There were 33 collocations, with wind speeds from 3 to 20 m s-1, that met all of the quality-control criteria. The R/V Knorr was operating in the North Atlantic Ocean from Oct. 25 to Dec. 5, 1996, and the RSV Aurora Australis was in the Southern Ocean from Sept. 26 to Nov. 23, 1996. Both of these regions tend to have strong westerly winds. The RSV Aurora Australis was in ice, where waves do not respond to wind in the same manner as the open ocean, for six weeks. The number of collocations was further reduced because the R/V Knorr's wind observing system failed on Nov. 15. The time when quality-controlled collocations could be found was reduced to five ship-weeks, resulting in approximately one collocation per ship-day.

The NSCAT winds are compared to ship true winds in Fig. 2. The close fit to the dashed line shows that there is an extremely good match. The root mean square (rms) difference between NSCAT speeds and observations is 1.4 m s-1. Over the observed range of wind speeds, there is no indication of a systematic bias. Preliminary comparisons between VOS and NSCAT winds found that the rms differences between NSCAT and VOS wind speeds were roughly three times as large as the differences with our quality-controlled ship winds [personal communications, R. Atlas; V. Zlotnicki, 1997]. A similar problem is found in the GTS reports from research vessels [personal communication, V. Zlotnicki, 1997].

Fig. 3. NSCAT wind direction versus ship direction of true wind for NSCAT winds. The green dashed line indicates a perfect fit, and the red dashed lines indicate differences of 180.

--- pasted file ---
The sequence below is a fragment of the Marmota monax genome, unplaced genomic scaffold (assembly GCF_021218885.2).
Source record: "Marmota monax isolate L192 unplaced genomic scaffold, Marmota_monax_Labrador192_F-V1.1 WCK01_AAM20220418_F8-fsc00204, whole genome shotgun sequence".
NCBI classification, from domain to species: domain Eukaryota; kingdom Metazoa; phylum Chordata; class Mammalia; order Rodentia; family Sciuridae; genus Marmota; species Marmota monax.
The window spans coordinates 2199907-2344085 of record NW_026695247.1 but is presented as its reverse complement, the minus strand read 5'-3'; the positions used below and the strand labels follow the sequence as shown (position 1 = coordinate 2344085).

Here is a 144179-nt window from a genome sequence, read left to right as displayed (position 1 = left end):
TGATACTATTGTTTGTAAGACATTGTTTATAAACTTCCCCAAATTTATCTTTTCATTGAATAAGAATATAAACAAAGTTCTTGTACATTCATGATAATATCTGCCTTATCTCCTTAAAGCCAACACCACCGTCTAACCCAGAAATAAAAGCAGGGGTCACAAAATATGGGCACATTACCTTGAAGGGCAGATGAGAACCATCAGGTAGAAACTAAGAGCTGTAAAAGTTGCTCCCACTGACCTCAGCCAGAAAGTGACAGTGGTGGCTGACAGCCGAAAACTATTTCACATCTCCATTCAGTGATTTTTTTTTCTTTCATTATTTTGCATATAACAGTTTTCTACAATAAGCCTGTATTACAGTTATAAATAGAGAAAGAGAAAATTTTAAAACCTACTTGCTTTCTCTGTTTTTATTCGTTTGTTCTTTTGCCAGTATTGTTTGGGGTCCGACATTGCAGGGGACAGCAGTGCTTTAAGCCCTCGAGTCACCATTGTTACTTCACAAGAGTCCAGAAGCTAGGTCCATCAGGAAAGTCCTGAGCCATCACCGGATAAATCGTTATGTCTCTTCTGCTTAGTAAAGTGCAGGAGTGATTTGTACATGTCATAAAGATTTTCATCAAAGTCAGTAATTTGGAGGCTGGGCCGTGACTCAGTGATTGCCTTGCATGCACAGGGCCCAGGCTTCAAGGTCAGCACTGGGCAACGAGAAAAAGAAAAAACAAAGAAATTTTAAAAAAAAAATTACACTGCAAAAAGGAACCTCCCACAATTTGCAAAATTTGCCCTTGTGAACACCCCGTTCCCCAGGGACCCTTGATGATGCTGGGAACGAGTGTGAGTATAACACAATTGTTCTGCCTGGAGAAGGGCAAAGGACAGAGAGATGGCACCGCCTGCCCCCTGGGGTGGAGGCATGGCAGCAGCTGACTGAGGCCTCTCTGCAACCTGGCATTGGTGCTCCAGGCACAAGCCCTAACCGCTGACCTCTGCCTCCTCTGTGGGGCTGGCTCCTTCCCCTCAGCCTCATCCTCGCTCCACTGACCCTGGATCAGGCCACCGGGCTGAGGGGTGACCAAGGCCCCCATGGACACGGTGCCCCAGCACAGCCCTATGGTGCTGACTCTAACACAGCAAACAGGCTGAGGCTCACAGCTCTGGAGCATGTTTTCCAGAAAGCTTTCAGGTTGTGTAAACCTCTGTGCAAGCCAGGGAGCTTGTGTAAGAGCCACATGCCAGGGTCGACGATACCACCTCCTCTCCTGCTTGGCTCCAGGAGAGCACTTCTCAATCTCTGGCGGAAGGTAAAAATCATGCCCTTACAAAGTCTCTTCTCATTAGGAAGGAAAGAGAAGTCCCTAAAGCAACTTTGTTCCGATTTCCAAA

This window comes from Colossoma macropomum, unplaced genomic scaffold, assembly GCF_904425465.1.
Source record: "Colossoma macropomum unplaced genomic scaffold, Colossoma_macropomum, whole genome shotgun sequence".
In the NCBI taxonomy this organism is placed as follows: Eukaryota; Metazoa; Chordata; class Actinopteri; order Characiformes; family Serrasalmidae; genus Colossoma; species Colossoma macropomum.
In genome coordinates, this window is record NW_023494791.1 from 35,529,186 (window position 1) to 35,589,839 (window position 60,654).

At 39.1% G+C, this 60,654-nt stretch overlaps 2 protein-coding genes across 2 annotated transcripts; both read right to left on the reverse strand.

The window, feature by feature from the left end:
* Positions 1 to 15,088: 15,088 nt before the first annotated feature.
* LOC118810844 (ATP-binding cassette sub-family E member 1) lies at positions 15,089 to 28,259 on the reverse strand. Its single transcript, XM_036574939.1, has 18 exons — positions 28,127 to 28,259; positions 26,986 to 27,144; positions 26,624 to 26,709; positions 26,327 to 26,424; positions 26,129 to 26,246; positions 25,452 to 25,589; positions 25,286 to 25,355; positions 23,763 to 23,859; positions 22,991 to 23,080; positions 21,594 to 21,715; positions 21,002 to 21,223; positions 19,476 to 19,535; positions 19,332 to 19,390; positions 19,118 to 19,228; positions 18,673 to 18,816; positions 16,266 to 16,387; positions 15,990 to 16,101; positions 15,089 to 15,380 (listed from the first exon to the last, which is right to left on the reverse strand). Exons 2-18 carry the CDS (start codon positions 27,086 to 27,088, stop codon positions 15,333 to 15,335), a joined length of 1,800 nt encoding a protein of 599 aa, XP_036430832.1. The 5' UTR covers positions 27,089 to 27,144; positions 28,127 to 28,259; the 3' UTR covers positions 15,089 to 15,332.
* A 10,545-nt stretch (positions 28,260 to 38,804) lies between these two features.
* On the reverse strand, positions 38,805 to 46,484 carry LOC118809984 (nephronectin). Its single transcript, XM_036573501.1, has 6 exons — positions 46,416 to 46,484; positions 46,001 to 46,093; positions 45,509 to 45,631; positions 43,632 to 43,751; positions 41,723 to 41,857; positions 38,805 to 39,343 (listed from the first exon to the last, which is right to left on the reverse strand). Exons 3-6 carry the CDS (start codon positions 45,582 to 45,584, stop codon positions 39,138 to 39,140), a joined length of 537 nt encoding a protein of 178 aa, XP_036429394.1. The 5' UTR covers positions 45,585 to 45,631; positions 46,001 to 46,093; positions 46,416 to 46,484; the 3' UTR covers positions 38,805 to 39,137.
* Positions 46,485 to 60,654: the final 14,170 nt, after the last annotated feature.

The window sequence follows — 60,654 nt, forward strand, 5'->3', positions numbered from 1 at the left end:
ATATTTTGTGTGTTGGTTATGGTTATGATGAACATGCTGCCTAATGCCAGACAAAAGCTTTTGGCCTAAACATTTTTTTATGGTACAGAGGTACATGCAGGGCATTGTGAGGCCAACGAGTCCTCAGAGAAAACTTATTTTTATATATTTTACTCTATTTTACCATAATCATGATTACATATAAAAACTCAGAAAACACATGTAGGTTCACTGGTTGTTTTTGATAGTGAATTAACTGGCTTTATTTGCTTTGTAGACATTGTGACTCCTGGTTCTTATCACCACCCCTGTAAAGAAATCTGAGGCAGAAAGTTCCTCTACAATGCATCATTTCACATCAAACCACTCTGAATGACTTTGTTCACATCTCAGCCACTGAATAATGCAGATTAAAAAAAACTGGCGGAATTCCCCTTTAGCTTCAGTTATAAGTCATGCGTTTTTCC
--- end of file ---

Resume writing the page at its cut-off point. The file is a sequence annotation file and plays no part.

Scatterometers are unique among satellite-based wind sensors, in that they determine the wind direction as well as the wind speed. A scatterplot (Fig. 3) of scatterometer wind direction versus ship wind directions, shows that there is usually a close match. Points close to the green line indicate a good fit, and the red lines indicate reversed wind directions. our comparison has no incorrectly chosen aliases; however, comparisons against other in-situ wind observations [personal communications, R. Atlas; N. Ebuchi; S. Dunbar; H. Graber; K. Kelly and M. Caruso; R. Milliff, P. Niiler, and W. Large; V. Zlotnicki, 1997] found that approximately 90% of NSCAT winds have the correct alias. The chance that an incorrect alias is selected is dependent on wind speeds. For U10 > 8 m s-1, the chance of an incorrect alias is small; however, for U10 < 8 m s-1, the chance of an incorrect alias increases as the wind speed decreases. The rms difference between our collocated wind directions 12. This uncertainty is well under the design specifications of 20, and it may improve when the ambiguity selection is improved.